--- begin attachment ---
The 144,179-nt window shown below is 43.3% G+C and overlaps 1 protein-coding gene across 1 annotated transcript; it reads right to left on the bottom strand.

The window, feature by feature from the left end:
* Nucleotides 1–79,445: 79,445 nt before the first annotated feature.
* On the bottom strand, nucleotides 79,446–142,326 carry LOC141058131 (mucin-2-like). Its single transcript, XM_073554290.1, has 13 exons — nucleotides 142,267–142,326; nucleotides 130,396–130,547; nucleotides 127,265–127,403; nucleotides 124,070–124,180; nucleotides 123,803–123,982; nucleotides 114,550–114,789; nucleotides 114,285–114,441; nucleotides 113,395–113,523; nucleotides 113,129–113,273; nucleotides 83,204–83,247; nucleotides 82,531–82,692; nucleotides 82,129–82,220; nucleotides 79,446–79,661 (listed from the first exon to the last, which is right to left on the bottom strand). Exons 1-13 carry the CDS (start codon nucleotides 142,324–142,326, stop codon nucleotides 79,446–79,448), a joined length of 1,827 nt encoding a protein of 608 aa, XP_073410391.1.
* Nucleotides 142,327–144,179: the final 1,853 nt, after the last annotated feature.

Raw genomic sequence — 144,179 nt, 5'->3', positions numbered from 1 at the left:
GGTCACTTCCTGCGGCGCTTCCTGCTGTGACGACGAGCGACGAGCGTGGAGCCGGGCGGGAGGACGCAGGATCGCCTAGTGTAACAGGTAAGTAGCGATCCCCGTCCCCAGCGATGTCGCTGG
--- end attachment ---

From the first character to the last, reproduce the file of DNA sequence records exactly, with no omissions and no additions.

The 144,179-nt window shown below is 43.3% G+C and overlaps 1 protein-coding gene across 1 annotated transcript; it reads right to left on the bottom strand.

The window, feature by feature from the left end:
* Nucleotides 1–79,445: 79,445 nt before the first annotated feature.
* On the bottom strand, nucleotides 79,446–142,326 carry LOC141058131 (mucin-2-like). Its single transcript, XM_073554290.1, has 13 exons — nucleotides 142,267–142,326; nucleotides 130,396–130,547; nucleotides 127,265–127,403; nucleotides 124,070–124,180; nucleotides 123,803–123,982; nucleotides 114,550–114,789; nucleotides 114,285–114,441; nucleotides 113,395–113,523; nucleotides 113,129–113,273; nucleotides 83,204–83,247; nucleotides 82,531–82,692; nucleotides 82,129–82,220; nucleotides 79,446–79,661 (listed from the first exon to the last, which is right to left on the bottom strand). Exons 1-13 carry the CDS (start codon nucleotides 142,324–142,326, stop codon nucleotides 79,446–79,448), a joined length of 1,827 nt encoding a protein of 608 aa, XP_073410391.1.
* Nucleotides 142,327–144,179: the final 1,853 nt, after the last annotated feature.

Raw genomic sequence — 144,179 nt, 5'->3', positions numbered from 1 at the left:
GGTCACTTCCTGCGGCGCTTCCTGCTGTGACGACGAGCGACGAGCGTGGAGCCGGGCGGGAGGACGCAGGATCGCCTAGTGTAACAGGTAAGTAGCGATCCCCGTCCCCAGCGATGTCGCTGG